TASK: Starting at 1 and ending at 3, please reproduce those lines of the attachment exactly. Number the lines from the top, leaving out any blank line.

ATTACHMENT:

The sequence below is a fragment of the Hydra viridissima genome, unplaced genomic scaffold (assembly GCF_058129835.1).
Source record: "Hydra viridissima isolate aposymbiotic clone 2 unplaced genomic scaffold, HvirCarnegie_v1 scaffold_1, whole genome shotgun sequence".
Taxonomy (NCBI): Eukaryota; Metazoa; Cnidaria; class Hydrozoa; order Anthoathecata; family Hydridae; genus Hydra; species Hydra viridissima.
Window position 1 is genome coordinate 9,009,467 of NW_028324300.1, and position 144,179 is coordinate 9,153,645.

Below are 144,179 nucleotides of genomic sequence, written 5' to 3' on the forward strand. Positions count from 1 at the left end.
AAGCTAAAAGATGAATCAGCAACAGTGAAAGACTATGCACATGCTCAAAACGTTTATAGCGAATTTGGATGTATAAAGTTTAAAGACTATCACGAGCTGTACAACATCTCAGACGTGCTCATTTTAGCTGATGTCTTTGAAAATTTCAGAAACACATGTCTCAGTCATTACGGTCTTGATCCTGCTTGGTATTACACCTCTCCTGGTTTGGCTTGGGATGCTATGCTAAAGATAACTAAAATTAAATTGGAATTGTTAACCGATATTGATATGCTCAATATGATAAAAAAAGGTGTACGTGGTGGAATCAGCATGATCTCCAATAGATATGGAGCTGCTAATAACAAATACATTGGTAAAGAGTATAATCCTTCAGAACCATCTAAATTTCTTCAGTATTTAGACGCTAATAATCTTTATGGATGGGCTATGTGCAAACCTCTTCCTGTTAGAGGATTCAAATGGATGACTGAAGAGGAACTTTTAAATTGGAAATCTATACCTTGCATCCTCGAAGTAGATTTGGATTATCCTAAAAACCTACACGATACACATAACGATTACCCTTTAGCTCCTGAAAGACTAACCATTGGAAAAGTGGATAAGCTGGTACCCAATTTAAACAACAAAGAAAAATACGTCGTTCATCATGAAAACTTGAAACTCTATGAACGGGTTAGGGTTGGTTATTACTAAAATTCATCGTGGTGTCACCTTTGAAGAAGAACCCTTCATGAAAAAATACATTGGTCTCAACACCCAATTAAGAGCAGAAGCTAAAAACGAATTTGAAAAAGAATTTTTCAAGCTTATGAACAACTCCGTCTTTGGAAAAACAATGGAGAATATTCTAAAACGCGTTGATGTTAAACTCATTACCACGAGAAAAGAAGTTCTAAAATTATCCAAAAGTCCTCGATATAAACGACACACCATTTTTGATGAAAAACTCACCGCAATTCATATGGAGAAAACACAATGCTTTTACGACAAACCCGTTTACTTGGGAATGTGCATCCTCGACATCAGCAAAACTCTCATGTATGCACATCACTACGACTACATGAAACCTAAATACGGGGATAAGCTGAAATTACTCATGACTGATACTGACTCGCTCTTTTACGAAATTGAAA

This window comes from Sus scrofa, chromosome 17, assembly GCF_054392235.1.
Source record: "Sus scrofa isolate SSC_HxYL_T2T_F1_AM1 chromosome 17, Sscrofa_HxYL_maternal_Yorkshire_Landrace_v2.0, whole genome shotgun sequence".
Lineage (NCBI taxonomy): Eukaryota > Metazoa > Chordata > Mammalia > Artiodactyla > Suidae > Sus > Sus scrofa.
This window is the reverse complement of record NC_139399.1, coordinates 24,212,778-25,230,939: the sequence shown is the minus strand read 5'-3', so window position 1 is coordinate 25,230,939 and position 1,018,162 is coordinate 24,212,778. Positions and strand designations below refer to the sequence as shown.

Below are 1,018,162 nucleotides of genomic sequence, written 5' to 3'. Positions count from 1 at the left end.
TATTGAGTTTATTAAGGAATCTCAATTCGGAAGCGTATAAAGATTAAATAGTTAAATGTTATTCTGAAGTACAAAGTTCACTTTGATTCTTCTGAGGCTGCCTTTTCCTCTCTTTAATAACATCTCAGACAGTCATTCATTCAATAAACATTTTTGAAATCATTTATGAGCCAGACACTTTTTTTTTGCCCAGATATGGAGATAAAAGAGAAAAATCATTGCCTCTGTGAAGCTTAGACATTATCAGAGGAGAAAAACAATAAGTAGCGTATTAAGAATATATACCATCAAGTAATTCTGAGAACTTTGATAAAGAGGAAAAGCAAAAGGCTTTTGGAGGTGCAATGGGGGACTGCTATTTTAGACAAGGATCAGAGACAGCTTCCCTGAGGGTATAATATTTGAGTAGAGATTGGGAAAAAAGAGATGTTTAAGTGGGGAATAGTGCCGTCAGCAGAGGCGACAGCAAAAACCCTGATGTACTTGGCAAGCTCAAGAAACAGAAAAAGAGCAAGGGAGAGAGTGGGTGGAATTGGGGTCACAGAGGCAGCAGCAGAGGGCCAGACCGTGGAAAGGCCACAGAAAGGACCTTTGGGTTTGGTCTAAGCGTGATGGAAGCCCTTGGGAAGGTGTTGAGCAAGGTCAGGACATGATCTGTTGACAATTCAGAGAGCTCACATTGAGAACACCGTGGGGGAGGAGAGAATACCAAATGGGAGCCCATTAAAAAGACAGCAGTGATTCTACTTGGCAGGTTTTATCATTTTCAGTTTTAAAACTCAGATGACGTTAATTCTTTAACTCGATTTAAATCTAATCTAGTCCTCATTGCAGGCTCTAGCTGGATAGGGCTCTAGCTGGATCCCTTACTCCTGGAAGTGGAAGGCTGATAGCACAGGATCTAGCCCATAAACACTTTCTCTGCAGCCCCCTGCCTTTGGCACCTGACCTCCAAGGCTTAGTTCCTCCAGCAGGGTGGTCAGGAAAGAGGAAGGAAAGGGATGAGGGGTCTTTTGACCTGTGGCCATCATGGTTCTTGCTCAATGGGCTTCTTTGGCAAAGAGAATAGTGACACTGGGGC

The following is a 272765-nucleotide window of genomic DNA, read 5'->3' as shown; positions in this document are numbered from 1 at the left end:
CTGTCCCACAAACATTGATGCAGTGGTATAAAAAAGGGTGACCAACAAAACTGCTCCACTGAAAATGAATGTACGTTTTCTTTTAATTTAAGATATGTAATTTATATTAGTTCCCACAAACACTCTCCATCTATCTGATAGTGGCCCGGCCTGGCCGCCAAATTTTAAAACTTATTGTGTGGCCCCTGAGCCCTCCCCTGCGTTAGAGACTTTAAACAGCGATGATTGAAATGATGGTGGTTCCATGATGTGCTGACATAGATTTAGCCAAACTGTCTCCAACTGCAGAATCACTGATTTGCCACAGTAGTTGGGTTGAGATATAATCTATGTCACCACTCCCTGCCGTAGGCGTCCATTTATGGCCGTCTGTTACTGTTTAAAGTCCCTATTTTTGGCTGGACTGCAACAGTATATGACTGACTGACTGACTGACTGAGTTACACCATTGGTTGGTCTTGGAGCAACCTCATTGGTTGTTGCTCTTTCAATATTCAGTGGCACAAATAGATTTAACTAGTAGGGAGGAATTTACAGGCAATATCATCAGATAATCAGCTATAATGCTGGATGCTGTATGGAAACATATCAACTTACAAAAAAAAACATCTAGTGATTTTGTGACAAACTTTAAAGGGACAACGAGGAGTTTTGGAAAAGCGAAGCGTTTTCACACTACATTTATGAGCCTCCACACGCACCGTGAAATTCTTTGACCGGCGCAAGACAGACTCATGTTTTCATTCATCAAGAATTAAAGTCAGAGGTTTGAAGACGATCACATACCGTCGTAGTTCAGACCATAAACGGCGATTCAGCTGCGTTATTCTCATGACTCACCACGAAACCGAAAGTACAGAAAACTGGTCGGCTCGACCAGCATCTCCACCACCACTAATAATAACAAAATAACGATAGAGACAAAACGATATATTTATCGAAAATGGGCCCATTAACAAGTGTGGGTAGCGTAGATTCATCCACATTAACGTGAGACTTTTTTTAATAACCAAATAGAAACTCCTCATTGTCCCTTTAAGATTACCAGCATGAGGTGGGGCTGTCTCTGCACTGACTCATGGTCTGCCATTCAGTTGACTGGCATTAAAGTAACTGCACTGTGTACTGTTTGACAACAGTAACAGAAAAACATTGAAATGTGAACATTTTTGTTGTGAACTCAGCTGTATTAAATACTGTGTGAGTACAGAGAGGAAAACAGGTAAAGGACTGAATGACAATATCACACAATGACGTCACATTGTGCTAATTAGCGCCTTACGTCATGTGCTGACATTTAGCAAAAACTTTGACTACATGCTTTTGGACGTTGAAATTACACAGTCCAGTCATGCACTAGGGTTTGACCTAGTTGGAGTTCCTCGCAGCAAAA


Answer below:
The sequence below is a fragment of the Hydra viridissima genome, unplaced genomic scaffold (assembly GCF_058129835.1).
Source record: "Hydra viridissima isolate aposymbiotic clone 2 unplaced genomic scaffold, HvirCarnegie_v1 scaffold_1, whole genome shotgun sequence".
Taxonomy (NCBI): Eukaryota; Metazoa; Cnidaria; class Hydrozoa; order Anthoathecata; family Hydridae; genus Hydra; species Hydra viridissima.